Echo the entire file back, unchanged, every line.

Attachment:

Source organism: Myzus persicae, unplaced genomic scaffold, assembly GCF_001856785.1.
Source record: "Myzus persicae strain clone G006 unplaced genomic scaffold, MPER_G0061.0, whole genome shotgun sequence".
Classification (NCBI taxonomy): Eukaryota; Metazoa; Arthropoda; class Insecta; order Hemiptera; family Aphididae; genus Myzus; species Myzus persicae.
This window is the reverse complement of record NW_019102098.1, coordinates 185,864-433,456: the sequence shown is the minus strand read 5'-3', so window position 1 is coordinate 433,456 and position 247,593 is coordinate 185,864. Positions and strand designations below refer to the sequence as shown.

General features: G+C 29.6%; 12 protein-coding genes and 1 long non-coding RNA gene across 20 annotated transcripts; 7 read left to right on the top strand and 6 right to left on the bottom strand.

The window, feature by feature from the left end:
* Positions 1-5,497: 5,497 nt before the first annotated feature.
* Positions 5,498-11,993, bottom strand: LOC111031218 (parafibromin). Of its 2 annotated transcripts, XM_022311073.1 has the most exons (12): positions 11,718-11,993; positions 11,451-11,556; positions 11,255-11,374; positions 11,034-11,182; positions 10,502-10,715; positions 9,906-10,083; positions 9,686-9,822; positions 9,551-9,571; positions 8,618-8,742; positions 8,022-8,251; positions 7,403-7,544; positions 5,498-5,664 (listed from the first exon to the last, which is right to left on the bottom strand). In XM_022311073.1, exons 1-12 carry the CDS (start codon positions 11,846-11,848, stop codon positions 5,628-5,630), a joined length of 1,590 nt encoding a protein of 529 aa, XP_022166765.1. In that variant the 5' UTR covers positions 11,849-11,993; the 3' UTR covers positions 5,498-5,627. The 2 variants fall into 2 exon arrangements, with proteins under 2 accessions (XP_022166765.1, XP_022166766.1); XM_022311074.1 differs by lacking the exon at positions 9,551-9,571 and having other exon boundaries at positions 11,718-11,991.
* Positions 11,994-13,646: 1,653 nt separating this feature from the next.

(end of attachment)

Source organism: Myzus persicae, unplaced genomic scaffold, assembly GCF_001856785.1.
Source record: "Myzus persicae strain clone G006 unplaced genomic scaffold, MPER_G0061.0, whole genome shotgun sequence".
Classification (NCBI taxonomy): Eukaryota; Metazoa; Arthropoda; class Insecta; order Hemiptera; family Aphididae; genus Myzus; species Myzus persicae.
This window is the reverse complement of record NW_019102098.1, coordinates 185,864-433,456: the sequence shown is the minus strand read 5'-3', so window position 1 is coordinate 433,456 and position 247,593 is coordinate 185,864. Positions and strand designations below refer to the sequence as shown.

General features: G+C 29.6%; 12 protein-coding genes and 1 long non-coding RNA gene across 20 annotated transcripts; 7 read left to right on the top strand and 6 right to left on the bottom strand.

The window, feature by feature from the left end:
* Positions 1-5,497: 5,497 nt before the first annotated feature.
* Positions 5,498-11,993, bottom strand: LOC111031218 (parafibromin). Of its 2 annotated transcripts, XM_022311073.1 has the most exons (12): positions 11,718-11,993; positions 11,451-11,556; positions 11,255-11,374; positions 11,034-11,182; positions 10,502-10,715; positions 9,906-10,083; positions 9,686-9,822; positions 9,551-9,571; positions 8,618-8,742; positions 8,022-8,251; positions 7,403-7,544; positions 5,498-5,664 (listed from the first exon to the last, which is right to left on the bottom strand). In XM_022311073.1, exons 1-12 carry the CDS (start codon positions 11,846-11,848, stop codon positions 5,628-5,630), a joined length of 1,590 nt encoding a protein of 529 aa, XP_022166765.1. In that variant the 5' UTR covers positions 11,849-11,993; the 3' UTR covers positions 5,498-5,627. The 2 variants fall into 2 exon arrangements, with proteins under 2 accessions (XP_022166765.1, XP_022166766.1); XM_022311074.1 differs by lacking the exon at positions 9,551-9,571 and having other exon boundaries at positions 11,718-11,991.
* Positions 11,994-13,646: 1,653 nt separating this feature from the next.